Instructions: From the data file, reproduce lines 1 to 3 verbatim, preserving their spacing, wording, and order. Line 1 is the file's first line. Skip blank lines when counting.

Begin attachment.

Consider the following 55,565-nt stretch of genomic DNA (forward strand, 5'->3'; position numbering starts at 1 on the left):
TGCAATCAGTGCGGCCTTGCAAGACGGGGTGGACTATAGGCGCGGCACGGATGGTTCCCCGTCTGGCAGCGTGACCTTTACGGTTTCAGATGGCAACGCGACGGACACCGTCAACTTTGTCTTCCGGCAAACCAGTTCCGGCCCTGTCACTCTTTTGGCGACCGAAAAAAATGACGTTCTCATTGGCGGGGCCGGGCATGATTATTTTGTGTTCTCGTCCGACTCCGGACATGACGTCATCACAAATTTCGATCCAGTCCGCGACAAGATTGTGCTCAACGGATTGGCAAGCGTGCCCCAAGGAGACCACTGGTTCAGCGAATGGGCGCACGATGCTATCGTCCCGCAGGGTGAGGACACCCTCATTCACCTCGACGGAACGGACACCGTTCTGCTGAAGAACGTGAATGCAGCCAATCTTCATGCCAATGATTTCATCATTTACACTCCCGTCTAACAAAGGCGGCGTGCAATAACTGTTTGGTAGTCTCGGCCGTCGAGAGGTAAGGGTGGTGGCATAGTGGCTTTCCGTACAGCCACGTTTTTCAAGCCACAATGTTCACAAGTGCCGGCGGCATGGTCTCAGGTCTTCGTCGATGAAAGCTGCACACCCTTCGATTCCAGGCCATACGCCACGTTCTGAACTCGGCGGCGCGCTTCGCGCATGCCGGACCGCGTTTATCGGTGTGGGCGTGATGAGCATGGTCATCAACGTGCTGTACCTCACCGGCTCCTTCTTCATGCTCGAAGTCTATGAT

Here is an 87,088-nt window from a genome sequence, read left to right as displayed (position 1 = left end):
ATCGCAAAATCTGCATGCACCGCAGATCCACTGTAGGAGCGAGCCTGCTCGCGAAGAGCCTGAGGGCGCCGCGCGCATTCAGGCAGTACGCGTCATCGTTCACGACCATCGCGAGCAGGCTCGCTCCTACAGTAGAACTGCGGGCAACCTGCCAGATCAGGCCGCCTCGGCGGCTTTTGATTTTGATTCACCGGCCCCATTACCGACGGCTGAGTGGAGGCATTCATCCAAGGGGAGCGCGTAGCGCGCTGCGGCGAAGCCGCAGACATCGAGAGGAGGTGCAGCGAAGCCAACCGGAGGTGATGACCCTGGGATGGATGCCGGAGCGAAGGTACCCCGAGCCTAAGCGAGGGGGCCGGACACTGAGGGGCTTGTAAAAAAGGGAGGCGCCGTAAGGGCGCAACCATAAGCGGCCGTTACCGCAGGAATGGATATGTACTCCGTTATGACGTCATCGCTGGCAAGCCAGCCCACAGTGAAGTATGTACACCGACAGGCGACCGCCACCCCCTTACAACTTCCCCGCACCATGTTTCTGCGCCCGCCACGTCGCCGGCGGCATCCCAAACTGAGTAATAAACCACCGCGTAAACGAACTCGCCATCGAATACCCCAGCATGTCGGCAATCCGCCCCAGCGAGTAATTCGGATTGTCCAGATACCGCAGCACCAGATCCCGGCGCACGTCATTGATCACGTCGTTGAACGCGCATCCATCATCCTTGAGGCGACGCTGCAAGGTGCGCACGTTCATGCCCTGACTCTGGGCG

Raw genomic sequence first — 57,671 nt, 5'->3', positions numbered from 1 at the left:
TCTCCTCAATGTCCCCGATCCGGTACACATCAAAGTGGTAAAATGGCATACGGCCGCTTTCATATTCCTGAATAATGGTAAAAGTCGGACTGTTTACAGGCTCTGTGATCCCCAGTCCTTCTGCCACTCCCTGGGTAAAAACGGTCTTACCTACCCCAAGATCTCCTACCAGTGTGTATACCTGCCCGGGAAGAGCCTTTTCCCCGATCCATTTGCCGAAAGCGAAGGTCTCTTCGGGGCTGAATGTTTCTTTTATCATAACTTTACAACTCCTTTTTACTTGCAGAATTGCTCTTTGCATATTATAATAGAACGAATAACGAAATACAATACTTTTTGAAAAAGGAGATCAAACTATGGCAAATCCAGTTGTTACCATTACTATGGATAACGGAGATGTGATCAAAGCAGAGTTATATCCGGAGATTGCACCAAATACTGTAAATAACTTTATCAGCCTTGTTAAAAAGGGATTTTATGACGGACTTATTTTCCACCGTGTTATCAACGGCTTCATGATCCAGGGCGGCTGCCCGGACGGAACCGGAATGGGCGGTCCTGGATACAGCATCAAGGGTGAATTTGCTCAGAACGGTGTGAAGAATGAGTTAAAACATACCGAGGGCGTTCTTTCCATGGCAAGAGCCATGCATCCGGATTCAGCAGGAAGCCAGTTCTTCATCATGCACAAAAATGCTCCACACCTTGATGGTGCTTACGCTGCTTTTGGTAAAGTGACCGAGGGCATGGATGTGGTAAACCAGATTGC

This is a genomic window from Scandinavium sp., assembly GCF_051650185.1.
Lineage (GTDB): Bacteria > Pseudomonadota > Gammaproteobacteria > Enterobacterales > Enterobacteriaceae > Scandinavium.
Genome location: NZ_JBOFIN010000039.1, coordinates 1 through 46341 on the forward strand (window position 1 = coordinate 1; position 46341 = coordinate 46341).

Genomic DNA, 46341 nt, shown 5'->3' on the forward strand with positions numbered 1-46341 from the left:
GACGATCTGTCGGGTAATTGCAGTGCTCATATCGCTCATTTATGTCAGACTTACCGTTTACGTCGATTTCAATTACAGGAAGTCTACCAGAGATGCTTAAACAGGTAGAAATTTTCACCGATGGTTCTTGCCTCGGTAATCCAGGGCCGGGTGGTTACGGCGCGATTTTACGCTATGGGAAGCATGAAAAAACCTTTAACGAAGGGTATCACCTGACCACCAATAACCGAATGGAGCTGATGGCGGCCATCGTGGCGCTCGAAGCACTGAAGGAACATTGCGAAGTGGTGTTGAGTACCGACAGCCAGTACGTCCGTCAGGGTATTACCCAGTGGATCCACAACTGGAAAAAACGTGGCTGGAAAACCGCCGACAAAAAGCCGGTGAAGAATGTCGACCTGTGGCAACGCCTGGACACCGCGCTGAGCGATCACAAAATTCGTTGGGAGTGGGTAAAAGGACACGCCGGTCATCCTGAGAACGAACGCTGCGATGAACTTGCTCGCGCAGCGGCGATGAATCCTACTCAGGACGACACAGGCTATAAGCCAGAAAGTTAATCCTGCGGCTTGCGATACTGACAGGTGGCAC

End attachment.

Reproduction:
Consider the following 55,565-nt stretch of genomic DNA (forward strand, 5'->3'; position numbering starts at 1 on the left):
TGCAATCAGTGCGGCCTTGCAAGACGGGGTGGACTATAGGCGCGGCACGGATGGTTCCCCGTCTGGCAGCGTGACCTTTACGGTTTCAGATGGCAACGCGACGGACACCGTCAACTTTGTCTTCCGGCAAACCAGTTCCGGCCCTGTCACTCTTTTGGCGACCGAAAAAAATGACGTTCTCATTGGCGGGGCCGGGCATGATTATTTTGTGTTCTCGTCCGACTCCGGACATGACGTCATCACAAATTTCGATCCAGTCCGCGACAAGATTGTGCTCAACGGATTGGCAAGCGTGCCCCAAGGAGACCACTGGTTCAGCGAATGGGCGCACGATGCTATCGTCCCGCAGGGTGAGGACACCCTCATTCACCTCGACGGAACGGACACCGTTCTGCTGAAGAACGTGAATGCAGCCAATCTTCATGCCAATGATTTCATCATTTACACTCCCGTCTAACAAAGGCGGCGTGCAATAACTGTTTGGTAGTCTCGGCCGTCGAGAGGTAAGGGTGGTGGCATAGTGGCTTTCCGTACAGCCACGTTTTTCAAGCCACAATGTTCACAAGTGCCGGCGGCATGGTCTCAGGTCTTCGTCGATGAAAGCTGCACACCCTTCGATTCCAGGCCATACGCCACGTTCTGAACTCGGCGGCGCGCTTCGCGCATGCCGGACCGCGTTTATCGGTGTGGGCGTGATGAGCATGGTCATCAACGTGCTGTACCTCACCGGCTCCTTCTTCATGCTCGAAGTCTATGAT

Here is an 87,088-nt window from a genome sequence, read left to right as displayed (position 1 = left end):